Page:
Posts in Communication
Five Things You Can Do For Lent (and why they matter a whole lot!)
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Ash Wednesday begins on March 6, 2019 and for millions of people around the world, this means something- action. All of us want to put our faith into action and Lent is the perfect time to do this.


People will begin a 40 day sprint towards Easter and will either give things up - a sort of sacrifice- and also try out new things. It’s also a wonderful time for humility, a time to acknowledge that our prayer lives are rarely what they ought to be. As St. Josemaria Escriva said, “You don’t know how to pray? Put yourself in the presence of God, and as soon as you have said, ‘Lord, I don’t know how to pray!’ you can be sure you’ve already begun.”


I figured it would be interesting to connect five actions you can take during Lent to my upcoming book, The Five Habits of Prayerful People. I wrote The Five Habits in order to provide a virtual toolbox of strategies for prayer. It’s designed for the busy person in mind.

Before we link the book with Lenten action, let’s remind ourselves why Lent matters in the first place. Lent comes from an old word meaning “lengthen”- as the days get longer, the sunlight returns and we inch ever closer to Easter. Since Easter is all about Jesus triumph over the cross through his resurrection, Christians have, for thousands of years, practiced a sort of “retreat” during Lent. This looks like, not surprisingly, a series of actions designed to help us get ready for Easter. 


Lent is a fitting time for self-denial.
— Pope Francis

If you “do Lent right”, you’re more likely to enter into the deeper mysteries of the season and as a result, draw closer to Jesus. As Pope Francis said, “Lent is a fitting time for self-denial; we would do well to ask ourselves what we can give up in order to help and enrich others by our own poverty. Let us not forget that real poverty hurts: no self-denial is real without this dimension of penance. I distrust a charity that costs nothing and does not hurt."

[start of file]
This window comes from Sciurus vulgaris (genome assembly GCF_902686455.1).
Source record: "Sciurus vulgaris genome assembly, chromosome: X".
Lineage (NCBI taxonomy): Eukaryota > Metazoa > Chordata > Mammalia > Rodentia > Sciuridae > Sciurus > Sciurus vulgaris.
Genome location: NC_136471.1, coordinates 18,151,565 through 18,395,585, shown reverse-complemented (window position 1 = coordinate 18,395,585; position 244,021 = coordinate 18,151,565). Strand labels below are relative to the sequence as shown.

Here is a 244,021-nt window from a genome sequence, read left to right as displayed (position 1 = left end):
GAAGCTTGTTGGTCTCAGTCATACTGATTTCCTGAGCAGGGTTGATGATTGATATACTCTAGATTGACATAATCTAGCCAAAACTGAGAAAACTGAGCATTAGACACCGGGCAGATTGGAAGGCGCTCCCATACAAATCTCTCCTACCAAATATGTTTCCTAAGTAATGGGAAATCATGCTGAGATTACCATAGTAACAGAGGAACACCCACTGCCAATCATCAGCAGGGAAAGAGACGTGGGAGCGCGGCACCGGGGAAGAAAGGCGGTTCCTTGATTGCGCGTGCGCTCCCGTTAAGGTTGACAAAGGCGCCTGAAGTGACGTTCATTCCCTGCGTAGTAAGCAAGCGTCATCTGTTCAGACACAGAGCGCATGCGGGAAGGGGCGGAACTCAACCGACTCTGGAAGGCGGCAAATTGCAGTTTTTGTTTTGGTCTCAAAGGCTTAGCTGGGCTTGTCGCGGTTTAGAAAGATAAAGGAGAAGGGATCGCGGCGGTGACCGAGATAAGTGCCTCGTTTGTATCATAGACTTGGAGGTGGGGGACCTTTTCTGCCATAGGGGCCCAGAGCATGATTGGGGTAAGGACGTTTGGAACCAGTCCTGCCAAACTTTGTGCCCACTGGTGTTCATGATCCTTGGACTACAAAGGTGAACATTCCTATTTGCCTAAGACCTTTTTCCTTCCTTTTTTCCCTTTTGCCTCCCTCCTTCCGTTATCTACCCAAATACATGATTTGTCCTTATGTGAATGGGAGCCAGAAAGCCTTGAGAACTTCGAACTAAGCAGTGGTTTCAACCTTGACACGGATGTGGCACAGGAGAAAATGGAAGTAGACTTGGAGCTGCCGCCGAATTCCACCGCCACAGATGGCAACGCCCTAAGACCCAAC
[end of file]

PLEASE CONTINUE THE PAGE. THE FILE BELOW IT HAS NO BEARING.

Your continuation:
The problem of course is that we get distracted, tired or bored during Lent. The things we resolve to give up can become a distant memory if we’re not laser-focused on the task at hand.

Ok, let’s now match a strategy with each of the Five Habits:

  1. Habit of Passion and Pursuit >> Begin to enjoy five minutes of pure silence each day. Start with one minute each day for a week. Each week, add a minute to your silence. Invite God into the stillness.

  2. Habit of Presence >> Look people in the eye. When you are in public and in passing or when you are one-on-one with someone… work to give them your full attention.

  3. Habit of Preparation and Planning >> Choose the tools you’ll use during your morning quiet time. This will likely be a Bible and journal. Besides that, what else speaks to you? An icon? A crucifix? Identify and group the tools you’ll use. Place them somewhere that you’ll have your daily quiet time.

  4. Habit of Persistence and Perseverance>> Install a quote that inspires you in a place you’ll see it. This might be a quote from a saint or a Bible quote. Put the quote inside your journal or Bible. Or, have the quote framed and placed in a spot where you’ll see it often.